Matt and Estar Choi are a couple that have a story of overcoming severe psoriatic eczema without any pharmaceuticals, mainly through dietary regimens. As a Naturopathic Doctor I was particularly interested in their story and interviewed them briefly about their experience. Matthew, currently a Professor of Physical Therapy in Sahmyook University, always had sensitive skin growing up, but in 2013 noticed the begininings of psoriatic eczema crop up on several areas of his body, unprovoked.
Ecshewing his Doctor’s advice (a regimen of oral and topical steroids), he sought out natural cures, and through an online search found the “Pagano diet for Psoriasis”. Within 3 months of the diet he found that his skin cleared up completely. His wife Estar has since been chronicling their experience about food and health on a naver blog, “The Story of the Choi Family” and even started attracting a small following of likeminded people who are seeking to improve various skin conditions through the diet.
There is plenty of information on the diet available on the internet, including the book written by Dr. Pagano himself, but here are some tips I gleaned from talking with them that sum up their real world experience:
1. Going towards the alkaline:
One of the central ideas behind Pagano’s dietary approach is to remove acidic foods from the diet and help our bodies reach a more alkaline state.This concept of alkalinity / acidity in food has been debated and routinely debunked as pseudoscience, but the end result essentially yields a higher intake of whole foods and fruits, and shunning of processed foods, flours, red meat, and dairy. These recommendations make sense from a standpoint of many perspectives (including the “anti-inflammatory” diet) regardless of which theory you’re going by.
2. Veggies, veggies, veggies:
At around 80% of the diet, vegetables constituted the majority of Matt and Estar’s diet during this period. Green leafy vegetables were the foundation, with a few particulars: White potatoes not allowed, but sweet potatoes are OK as a carbohydrate source. The “Nightshade” family of vegetables should be avoided for their inflammatory properties, including tomatoes, eggplants, peppers. Finally, the ratio of vegetables above ground and below ground should be 3:1. To add variety, the vegetables would be prepared in various forms; from stir fries to smoothies.
3. Drinking the right kind of fluids:
As with most dietary plans, copious water consumption was recommended for flushing out “toxins” from the body. Sometimes vegetables were consumed in the form of smoothies which contained nut milks. A challenge to the Korean lifestyle, alcohol is not allowed in any form– I asked if this made social life difficult here, but it seemed that Matt made it through relatively unfazed, seeing the immediate progress of his skin eczema receding. Finally, coffee is considered acidic and in its place, two teas are recommended: Slippery elm bark tea in the morning, and American Saffron at night. Matt explained: “The slippery Elm is said to coat the intestines in the morning to prepare the digestive tract for the day, and the Saffron tea helps to flush everything back out at night”.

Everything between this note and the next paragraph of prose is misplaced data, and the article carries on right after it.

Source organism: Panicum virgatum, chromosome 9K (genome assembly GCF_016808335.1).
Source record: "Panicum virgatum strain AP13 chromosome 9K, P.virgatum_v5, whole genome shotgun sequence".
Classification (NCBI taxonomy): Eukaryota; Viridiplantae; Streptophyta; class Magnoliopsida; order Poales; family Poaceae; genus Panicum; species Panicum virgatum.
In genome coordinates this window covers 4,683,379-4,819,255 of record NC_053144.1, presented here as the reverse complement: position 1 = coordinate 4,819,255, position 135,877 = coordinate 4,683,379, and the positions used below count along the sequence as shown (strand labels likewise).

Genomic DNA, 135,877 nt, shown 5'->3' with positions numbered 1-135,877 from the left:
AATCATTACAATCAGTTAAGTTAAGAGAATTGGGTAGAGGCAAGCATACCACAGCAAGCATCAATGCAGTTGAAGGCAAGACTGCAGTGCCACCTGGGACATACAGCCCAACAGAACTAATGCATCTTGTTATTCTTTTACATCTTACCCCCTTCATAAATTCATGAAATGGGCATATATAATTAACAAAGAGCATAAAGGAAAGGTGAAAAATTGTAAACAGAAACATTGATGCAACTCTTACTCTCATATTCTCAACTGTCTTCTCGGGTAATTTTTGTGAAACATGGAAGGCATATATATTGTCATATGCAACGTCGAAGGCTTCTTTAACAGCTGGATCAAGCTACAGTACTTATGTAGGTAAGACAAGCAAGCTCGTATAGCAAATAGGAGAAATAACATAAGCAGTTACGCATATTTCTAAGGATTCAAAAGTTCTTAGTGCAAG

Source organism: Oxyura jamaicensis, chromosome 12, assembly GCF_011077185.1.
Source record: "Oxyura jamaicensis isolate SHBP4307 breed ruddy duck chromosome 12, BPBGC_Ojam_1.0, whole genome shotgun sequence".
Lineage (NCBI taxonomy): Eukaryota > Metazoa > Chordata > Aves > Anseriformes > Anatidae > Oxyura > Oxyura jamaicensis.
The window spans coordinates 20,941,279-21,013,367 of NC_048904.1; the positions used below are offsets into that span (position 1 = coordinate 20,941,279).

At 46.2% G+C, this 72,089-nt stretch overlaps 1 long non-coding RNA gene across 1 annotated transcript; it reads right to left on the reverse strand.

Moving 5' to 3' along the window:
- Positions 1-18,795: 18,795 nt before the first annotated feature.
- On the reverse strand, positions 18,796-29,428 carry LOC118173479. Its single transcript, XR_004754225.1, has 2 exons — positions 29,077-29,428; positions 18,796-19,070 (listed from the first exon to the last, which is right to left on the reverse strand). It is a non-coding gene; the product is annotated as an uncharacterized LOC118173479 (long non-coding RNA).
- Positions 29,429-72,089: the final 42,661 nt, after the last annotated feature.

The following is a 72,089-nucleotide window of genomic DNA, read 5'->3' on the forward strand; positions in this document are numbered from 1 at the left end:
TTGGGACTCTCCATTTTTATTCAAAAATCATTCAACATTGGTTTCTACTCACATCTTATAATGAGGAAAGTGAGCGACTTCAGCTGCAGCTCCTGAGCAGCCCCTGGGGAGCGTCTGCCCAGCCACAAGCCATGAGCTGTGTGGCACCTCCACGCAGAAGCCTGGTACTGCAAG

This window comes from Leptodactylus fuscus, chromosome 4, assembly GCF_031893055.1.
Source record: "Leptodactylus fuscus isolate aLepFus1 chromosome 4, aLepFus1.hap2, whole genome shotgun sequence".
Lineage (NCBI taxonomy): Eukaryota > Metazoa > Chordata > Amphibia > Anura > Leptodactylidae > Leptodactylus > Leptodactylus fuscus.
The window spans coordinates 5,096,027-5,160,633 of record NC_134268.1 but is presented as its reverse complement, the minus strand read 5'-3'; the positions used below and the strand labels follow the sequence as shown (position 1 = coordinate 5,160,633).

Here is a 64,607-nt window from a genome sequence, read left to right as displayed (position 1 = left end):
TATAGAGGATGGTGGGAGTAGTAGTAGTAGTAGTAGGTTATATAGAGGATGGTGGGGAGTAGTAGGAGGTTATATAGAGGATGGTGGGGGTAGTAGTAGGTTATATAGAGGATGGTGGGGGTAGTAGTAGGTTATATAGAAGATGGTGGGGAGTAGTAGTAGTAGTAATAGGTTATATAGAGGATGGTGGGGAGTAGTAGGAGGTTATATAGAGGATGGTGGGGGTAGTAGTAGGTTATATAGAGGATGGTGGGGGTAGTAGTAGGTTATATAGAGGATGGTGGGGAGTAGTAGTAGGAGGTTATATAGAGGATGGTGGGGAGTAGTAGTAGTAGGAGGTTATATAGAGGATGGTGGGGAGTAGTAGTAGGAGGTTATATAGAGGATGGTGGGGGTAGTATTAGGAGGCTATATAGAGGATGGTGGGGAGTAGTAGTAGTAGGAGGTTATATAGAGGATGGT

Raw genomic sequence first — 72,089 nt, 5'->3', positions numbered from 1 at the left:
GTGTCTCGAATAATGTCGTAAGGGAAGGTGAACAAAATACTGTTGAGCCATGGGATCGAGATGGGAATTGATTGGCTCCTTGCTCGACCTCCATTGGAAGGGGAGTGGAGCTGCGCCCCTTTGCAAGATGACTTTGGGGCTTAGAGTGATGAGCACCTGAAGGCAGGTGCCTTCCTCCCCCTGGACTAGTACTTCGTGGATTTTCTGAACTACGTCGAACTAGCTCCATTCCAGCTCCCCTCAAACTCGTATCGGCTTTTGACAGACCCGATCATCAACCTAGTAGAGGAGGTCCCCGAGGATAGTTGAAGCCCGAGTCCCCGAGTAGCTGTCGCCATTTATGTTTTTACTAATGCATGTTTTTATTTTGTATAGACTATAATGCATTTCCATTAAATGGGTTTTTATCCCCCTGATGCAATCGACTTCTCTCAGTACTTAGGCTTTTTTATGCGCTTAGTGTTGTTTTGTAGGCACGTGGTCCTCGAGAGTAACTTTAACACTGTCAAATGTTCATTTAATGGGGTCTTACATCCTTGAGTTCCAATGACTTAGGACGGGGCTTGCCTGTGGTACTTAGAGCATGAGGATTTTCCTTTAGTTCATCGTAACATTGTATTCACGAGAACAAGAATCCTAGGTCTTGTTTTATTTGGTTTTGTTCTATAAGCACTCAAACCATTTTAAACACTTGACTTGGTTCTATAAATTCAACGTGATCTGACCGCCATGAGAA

4. Having proper structure:
This part I was not expecting, but in hindsight should have, given that I was talking to a professor of Rehabilitation. Although the connection between psoriasis and spinal alignment can seem tenuous at first, Matt clearly traced it out for me: we are treating the skin through the digestion, and the intestines are supplied with nerves that come from the spine. When the spine is misaligned, this can affect the nerves that go to and from the organs, and thus when Matt and Estar counsel people who come to them for workshops and advice, he always includes a component of postural screening.
I asked Matt if it would be possible to accomplish these drastic changes by himself, and before I could even finish the question, his response was “absolutely not”. Matt and Estar then went on to say that it was only possible due to the coordinated efforts of both the immediate family as well as the understanding of social circles who adapt to their various restrictions while eating out. Recognizing the power of groups in influencing personal change, they encourage people to post their experiences on a forum on their website and hold regular workshops where people can support each other.